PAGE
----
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  • #16
    Originally posted by pretorius
    Not pretend they never happened just not credit them as a skill trait as if Harmon Killebrew hit them.
    Except that I never said Yaz was a consistent 40 HR hitter

    <Yaz was not a 40 Home Run slugger. A full 23 year career and he only broke the 30 HR plateau 3 times and only cracked 20 8 times in all. 4 of those times just barely.>

    You're not worried about just barely MISSING a milestone, below

    <If a man hits this 19, 22, 14, 16, 17, 19, 19, 44, 13, 17, 20,18 for his Home Run totals over a 12 year career what kind of power did he have?
    Kaline broke the 20 Home Run plateau more times then Yaz did.>

    A very good cutoff number for getting your desired results

    <Power is Home Runs and slugging as I see it>

    Wha..?

    <I think Kaline has a clear lead or is at the very least even on every concievable facet of the game when compared to Yaz.>

    See, now we're not getting the crazy "blowout" talk
    Mythical SF Chronicle scouting report: "That Jeff runs like a deer. Unfortunately, he also hits AND throws like one." I am Venus DeMilo - NO ARM! I can play like a big leaguer, I can field like Luzinski, run like Lombardi. The secret to managing is keeping the ones who hate you away from the undecided ones. I am a triumph of quantity over quality. I'm almost useful, every village needs an idiot.
    Good traders: MadHatter(2), BoofBonser26, StormSurge

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    • #17
      I never said anything about Yaz's 40 Home Run seasons either from what I remeber except that they were flukes. I stand by the fact that in his special case lightening struck 3 times. If his seasonal totals looked like this 17, 29, 34, 32, 27, 36, 28, 31, 44, 31, 26, 42, 37 etc (Like Reggie Jackson's)

      I would say he had some peak home run seasons. Some high but certainly normal home run peaks.

      But a career littered with sub 20 Home Run seasons marked out of nowhere with 3 fluke 40 Home Run seasons. I am sorry but I think he is the weakest power hitter with over 400 Home Runs and weaker then most with totals in between 250-399.

      "You're not worried about just barely MISSING a milestone, below"

      No he barely made a milestone when he hit 20, 21, 21 and 23. I noted it too show just how large/huge of an anomalie those 3 40 home run seasons are. It isn't as if he had 27,28,28, 29 as his seasons cracking 20 and missing 30. I mean he barely had enough power to break 20. Look at his statline he has like a dozen or so full seasons where he does not even crack 20.

      "A very good cutoff number for getting your desired results"

      It's a very good cut-off number because it's a logical cut-off number and a known milestone. Why are we acting like 20 is an arbitrary number?

      Okay how about 18 HR's?

      Yaz did it 10 times. Kaline 11.

      Nothing changed. 20 is the logical and appropriate number/milestone.

      "See, now we're not getting the crazy "blowout" talk"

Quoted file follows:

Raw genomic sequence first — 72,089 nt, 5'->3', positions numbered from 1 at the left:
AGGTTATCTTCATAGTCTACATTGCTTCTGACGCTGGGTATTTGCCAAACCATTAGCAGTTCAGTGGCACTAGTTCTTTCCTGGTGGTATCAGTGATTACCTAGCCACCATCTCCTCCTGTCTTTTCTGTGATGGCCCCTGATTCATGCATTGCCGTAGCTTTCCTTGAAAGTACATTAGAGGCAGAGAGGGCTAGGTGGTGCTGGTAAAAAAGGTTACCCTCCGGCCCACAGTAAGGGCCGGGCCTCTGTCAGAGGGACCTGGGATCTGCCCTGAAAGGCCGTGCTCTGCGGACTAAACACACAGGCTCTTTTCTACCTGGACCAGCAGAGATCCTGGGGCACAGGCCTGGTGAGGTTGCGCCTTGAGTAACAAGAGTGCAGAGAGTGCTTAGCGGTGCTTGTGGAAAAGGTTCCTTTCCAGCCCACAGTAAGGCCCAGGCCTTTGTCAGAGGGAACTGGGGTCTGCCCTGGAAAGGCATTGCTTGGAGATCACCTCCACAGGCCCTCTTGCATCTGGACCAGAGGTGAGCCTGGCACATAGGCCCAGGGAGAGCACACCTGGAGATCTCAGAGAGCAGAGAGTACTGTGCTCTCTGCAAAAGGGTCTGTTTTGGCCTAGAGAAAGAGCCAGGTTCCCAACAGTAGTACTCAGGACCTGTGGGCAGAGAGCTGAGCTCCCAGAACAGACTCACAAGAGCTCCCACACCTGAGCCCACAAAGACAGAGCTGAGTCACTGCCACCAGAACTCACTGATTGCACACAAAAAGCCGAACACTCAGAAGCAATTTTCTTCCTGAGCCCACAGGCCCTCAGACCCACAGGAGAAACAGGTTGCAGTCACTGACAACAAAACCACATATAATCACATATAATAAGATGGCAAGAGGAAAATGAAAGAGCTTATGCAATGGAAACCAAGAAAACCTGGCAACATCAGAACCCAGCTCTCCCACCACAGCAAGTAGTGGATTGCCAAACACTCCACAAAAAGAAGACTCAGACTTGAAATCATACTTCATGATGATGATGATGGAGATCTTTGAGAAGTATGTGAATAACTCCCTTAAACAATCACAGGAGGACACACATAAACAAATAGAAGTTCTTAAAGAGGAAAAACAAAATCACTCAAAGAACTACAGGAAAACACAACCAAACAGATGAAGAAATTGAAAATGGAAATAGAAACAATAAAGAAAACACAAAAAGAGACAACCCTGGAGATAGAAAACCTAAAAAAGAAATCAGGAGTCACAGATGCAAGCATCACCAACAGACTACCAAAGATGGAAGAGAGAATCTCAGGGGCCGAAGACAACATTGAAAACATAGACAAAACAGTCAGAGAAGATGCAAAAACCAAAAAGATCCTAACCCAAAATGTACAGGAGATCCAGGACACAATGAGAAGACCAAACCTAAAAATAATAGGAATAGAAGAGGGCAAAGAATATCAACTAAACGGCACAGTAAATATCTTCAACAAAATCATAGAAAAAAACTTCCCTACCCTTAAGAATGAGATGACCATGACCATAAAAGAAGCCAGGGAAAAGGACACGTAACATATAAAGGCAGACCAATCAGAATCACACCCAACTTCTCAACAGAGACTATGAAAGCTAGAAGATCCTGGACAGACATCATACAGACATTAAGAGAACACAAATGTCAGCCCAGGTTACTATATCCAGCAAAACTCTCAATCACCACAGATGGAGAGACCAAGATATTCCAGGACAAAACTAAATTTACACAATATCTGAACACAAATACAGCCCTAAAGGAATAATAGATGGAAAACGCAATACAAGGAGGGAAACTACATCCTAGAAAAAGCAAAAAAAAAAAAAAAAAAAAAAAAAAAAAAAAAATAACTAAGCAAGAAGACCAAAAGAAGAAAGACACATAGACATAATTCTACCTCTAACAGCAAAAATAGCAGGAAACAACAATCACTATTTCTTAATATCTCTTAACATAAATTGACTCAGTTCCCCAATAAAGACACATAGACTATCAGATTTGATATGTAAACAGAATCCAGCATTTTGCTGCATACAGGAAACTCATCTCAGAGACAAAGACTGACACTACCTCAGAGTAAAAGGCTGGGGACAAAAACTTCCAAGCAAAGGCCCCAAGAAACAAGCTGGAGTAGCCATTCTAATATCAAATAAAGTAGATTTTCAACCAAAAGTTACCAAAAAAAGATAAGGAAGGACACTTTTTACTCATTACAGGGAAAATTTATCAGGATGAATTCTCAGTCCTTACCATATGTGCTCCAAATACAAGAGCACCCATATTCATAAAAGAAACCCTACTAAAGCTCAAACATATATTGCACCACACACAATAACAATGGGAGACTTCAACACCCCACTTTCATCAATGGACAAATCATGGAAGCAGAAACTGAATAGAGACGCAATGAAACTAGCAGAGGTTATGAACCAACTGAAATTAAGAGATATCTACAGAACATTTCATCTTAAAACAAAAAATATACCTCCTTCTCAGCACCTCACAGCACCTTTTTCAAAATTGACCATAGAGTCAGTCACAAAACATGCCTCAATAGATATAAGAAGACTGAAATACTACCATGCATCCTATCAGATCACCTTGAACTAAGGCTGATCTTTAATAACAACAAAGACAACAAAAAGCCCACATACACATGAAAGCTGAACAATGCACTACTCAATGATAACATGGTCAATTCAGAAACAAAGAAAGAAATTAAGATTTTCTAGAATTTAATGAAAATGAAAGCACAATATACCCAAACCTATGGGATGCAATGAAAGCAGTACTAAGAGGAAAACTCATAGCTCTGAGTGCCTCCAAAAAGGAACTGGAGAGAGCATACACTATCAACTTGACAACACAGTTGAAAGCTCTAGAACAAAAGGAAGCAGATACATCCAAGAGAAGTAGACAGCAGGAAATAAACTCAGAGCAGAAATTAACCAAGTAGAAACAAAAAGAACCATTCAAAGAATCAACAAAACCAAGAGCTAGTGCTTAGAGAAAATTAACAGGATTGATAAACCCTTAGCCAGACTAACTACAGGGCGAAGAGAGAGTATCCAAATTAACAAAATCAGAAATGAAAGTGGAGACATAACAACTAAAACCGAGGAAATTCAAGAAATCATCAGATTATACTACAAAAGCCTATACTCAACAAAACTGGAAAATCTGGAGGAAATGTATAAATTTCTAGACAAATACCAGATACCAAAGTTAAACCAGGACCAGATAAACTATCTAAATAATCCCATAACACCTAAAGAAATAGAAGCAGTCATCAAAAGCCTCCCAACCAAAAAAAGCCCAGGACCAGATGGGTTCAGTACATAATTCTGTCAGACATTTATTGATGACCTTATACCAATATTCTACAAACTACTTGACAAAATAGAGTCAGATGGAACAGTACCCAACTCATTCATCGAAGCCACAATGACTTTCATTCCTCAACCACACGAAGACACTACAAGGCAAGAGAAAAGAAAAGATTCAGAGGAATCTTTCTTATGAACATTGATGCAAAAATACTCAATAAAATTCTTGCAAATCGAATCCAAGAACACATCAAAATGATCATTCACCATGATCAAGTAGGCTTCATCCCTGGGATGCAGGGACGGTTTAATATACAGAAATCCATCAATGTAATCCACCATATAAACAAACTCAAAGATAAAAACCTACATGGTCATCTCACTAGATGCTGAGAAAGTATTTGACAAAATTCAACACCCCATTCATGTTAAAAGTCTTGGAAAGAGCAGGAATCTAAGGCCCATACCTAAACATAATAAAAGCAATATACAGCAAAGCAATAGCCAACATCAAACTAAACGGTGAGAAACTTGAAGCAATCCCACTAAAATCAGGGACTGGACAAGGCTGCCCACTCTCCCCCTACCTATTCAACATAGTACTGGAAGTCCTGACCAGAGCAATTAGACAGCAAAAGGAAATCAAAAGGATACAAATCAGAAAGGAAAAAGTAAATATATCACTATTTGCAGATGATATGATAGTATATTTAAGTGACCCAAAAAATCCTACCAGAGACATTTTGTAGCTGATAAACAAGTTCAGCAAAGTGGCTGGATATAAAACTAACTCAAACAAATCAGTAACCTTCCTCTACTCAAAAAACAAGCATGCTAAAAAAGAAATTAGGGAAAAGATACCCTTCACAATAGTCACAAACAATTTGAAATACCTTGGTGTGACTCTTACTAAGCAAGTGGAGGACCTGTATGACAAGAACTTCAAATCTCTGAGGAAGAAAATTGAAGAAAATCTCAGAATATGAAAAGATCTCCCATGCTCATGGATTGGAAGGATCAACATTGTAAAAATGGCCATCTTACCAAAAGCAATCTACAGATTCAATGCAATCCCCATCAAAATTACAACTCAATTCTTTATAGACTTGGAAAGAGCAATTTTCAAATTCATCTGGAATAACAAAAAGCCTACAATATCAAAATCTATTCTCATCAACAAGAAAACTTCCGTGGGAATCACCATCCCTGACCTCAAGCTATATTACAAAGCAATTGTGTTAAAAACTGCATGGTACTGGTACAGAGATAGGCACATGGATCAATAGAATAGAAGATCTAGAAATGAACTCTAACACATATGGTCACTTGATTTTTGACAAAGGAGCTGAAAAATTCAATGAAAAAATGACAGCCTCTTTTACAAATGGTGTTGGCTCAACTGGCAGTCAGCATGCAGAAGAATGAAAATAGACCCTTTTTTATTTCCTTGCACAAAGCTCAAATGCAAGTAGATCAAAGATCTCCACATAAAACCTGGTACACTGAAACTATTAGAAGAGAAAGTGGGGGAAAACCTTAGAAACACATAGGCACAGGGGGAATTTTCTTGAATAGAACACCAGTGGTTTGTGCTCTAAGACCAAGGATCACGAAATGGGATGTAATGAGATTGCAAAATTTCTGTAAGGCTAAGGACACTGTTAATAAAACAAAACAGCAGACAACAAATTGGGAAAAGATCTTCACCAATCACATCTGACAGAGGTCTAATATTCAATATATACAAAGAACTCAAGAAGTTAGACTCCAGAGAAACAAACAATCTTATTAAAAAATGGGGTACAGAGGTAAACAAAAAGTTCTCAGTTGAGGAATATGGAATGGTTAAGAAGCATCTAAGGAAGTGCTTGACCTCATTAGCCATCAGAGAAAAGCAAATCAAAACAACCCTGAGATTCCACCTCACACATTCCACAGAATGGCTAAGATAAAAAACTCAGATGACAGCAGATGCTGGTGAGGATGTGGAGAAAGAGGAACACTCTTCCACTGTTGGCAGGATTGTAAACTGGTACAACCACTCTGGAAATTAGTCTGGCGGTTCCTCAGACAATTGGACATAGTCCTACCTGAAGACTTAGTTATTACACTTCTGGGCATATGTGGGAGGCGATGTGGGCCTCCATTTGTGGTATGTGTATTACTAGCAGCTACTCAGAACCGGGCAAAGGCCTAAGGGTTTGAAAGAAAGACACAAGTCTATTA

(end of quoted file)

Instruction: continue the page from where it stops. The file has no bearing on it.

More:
Blow-out wasn't the appropriate title maybe but decisive and clearly would do it for me.

      I think Kaline was a better fielder, runner, AVG hitter and equal (tilting towards better) as a power hitter.

      Basically, Kaline was better or equal to Yaz in every concievable way.
      "If everyone is thinking alike, someone isn't thinking"

      Gen. Patton

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      • #18
        Well, Yaz is leading in the poll 13-6, and I have to agree with the concensus.

        Yaz was just as good as Kaline, with a better peak, and played longer. 3000+ hits is amazing, but 3400+ is more so. And as to his "fluke" seasons, I mean what, are you going to say that the HR's don't count because the rest of the time he doesn't hit that many HR's? I'd rather a guy "fluke" his way to 40+ HR's, than to consistently never hit 30.
        Last edited by Edgartohof; 01-17-2006, 02:10 PM.

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        • #19
          Originally posted by ElHalo
          Kaline comes out waaaaaay ahead in my view. One, there's the fact that he's arguably the best defensive corner outfielder of all time. Two, there's the fact that he was actually a legitimately great player, unlike Yaz, who was a legitimately pretty good player who had a fluky Brady Anderson couple of seasons where he played over his head. Plus, Yaz didn't have a battery named after him. Gotta go with Kaline.

          With all due respect, and I don't mean this as a remonstrance, can't stand when people flip out over opinions and such.. i realize personal observation only means so much, but to compare yaz to brady anderson is kinda insulting to yaz. not that anderson was awful, but yaz is generally regarded as a top 10 lf.

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          • #20
            even in years when yaz didn't hit 20, he was still by the standards of the time often hitting a pretty decent amount of homers, for instance, in the 70's guys could have only 25 homers and be , say 4th in the league. dick allen led with only 32 once. and i'm not sure if kaline was really faster, yaz was no speed demon but could steal bases when he was younger.

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            • #21